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Old 03-15-2012, 05:57 AM   #1
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Inheritance

There are two brothers. One of them decides to go travel abroad for a few months - Brother B.

After a month of travelling he (Brother B) goes missing. The family cannot contact him, no-one overseas knows where he is. Months go by with searches, police-help, his face posted on the news, but yet nothing turns up.

It is soon assumed that Brother B must be dead and the family begin to mourn and slowly move on with their lives.

A couple months later the brothers' parents both pass away. The brother at home (Brother A) discovers he has been left an inheritance of $2 million. It was actually an inheritance left in the will for both brothers (no other siblings) to share, so $1 million for each brother.

Brother B is home a year later. It was found that he was kidnapped but finally escaped and is now back home alive and safe.

Now the questions:

1. If Brother A has spent all of the inheritance, does he owe Brother B any money?

2. If Brother A has not spent any of the inheritance, and there is $2 million still left in the account, is Bryce B still entitled to it?

3. What if Brother A has spent half of the inheritance, and now has $1 million left that he planned to live the rest of his life on. Is Brother B entitled to it? If so, is he entitled to all of it or just a share?


Brother A - at home
Brother B - was missing
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Old 03-15-2012, 08:19 AM   #2
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Re: Inheritance

1) Spent on what? Does he still have assets of any kind? If not I don't think he owes the brother money, although he should be scorned for poor money management. If he does have assets, anything directly gained from the inheritance should be split.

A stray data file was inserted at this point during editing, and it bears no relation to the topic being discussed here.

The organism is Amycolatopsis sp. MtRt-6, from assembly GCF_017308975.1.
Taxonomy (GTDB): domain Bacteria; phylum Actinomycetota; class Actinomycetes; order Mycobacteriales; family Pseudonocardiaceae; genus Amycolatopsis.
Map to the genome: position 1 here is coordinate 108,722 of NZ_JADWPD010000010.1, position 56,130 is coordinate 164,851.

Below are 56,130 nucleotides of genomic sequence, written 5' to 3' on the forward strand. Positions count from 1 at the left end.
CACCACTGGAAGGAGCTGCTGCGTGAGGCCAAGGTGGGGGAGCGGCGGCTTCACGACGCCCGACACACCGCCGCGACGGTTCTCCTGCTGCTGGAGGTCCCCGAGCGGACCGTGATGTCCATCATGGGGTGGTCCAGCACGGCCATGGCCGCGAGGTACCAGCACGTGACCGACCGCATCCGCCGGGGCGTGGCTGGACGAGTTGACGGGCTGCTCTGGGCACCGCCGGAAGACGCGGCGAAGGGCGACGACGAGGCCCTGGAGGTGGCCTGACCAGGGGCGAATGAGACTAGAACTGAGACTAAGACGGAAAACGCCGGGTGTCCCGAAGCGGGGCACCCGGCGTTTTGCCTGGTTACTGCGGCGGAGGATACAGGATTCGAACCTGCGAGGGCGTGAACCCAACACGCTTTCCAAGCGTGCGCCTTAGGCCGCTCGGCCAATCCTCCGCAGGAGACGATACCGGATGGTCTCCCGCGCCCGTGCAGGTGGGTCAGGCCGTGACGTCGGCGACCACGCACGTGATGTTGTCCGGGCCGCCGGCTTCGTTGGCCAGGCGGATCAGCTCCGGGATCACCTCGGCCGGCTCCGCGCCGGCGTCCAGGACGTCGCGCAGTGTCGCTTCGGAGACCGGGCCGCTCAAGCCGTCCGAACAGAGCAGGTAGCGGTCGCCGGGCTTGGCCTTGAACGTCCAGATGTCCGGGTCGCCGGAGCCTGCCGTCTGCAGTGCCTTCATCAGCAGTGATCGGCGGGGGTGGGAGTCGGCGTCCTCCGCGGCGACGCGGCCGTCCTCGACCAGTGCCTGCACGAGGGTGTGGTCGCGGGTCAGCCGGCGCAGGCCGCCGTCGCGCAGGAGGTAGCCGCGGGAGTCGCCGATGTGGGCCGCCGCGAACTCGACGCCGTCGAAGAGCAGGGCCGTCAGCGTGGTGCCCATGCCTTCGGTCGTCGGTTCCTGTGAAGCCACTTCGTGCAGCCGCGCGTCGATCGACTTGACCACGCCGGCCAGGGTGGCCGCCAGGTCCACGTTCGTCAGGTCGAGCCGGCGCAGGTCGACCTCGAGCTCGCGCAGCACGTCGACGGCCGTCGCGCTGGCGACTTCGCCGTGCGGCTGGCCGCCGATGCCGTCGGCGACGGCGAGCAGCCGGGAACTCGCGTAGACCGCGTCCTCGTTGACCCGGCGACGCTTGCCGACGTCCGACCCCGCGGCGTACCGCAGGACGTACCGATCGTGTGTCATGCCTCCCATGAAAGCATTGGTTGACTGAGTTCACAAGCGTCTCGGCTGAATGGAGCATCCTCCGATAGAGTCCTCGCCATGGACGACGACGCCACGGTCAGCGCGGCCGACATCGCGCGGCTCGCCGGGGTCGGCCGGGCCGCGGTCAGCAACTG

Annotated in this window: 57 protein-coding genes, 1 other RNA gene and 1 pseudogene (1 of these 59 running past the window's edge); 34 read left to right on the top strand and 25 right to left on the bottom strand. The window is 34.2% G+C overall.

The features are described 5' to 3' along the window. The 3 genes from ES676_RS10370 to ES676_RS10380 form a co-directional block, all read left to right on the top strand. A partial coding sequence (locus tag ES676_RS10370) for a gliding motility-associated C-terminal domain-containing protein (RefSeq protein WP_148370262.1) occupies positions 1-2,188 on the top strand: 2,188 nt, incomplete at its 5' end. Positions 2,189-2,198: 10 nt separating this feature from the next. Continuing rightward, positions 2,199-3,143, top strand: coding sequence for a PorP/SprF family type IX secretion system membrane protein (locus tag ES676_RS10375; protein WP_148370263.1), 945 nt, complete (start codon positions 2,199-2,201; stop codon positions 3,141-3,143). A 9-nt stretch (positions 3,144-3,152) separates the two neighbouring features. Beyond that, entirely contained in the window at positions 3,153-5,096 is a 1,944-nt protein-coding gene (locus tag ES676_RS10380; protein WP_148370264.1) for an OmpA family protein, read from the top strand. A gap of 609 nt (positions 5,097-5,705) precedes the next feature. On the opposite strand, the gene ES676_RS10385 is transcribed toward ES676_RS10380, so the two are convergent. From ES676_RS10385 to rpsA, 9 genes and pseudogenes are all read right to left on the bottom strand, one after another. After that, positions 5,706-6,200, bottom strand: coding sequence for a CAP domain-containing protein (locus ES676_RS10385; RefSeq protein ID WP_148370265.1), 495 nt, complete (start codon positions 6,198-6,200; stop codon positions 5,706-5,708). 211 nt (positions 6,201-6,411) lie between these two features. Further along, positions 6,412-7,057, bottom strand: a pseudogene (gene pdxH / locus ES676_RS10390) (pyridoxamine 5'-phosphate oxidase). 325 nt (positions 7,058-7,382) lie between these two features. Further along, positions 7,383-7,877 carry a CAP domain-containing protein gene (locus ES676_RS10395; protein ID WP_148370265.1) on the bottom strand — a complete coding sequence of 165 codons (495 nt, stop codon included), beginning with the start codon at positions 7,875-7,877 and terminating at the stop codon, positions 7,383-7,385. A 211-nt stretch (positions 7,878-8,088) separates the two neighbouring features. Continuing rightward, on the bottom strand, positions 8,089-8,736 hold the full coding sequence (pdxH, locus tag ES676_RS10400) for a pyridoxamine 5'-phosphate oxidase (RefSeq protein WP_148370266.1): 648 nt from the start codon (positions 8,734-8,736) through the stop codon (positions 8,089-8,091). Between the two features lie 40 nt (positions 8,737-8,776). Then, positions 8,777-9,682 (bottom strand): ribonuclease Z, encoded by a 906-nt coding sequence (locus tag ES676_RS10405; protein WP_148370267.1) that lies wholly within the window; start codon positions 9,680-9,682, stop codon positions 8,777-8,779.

2) Easy yes.

3) Again if there are assets directly resulting from the inheritance they should be split. If Brother A degened the original million then they split the remaining million. I was originally leaning towards giving it all to Brother B, but hypothetically Brother A could have made risky investments knowing he had a nestegg of a million left over in case it didn't work out not knowing his brother would turn up.

That said unless Brother B is legally declared dead I don't think the inheritance could legally go just to Brother A. Would probably be held in trust for Brother B until a death certificate was issued.
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Old 03-15-2012, 02:58 PM   #3
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Re: Inheritance

brother a seet up kidnapping and murder of parents a few months later fool should of paid more money to kidnappers to hold longer imo cant declare someone dead after only 1 year i reckon... i mean wtf
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Old 03-15-2012, 03:13 PM   #4
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Re: Inheritance

The logic you use has to be consistent across all scenarios. I do not believe that brother A owes brother B money in any of the cases
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Old 03-15-2012, 04:18 PM   #5
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Re: Inheritance

There is the ethical aspect and the legal aspect. In terms of law it seems that the process is declare someone dead and only then proceed with division of assets (ie capture of all assets and do whatever you like). If one is declared dead and the decision is published i suppose somewhere then after a while of no response its official (death certificate?) he is seen as indeed dead and the inheritance takes place. After that there is no legal responsibility if he turns alive only of course the ethical one.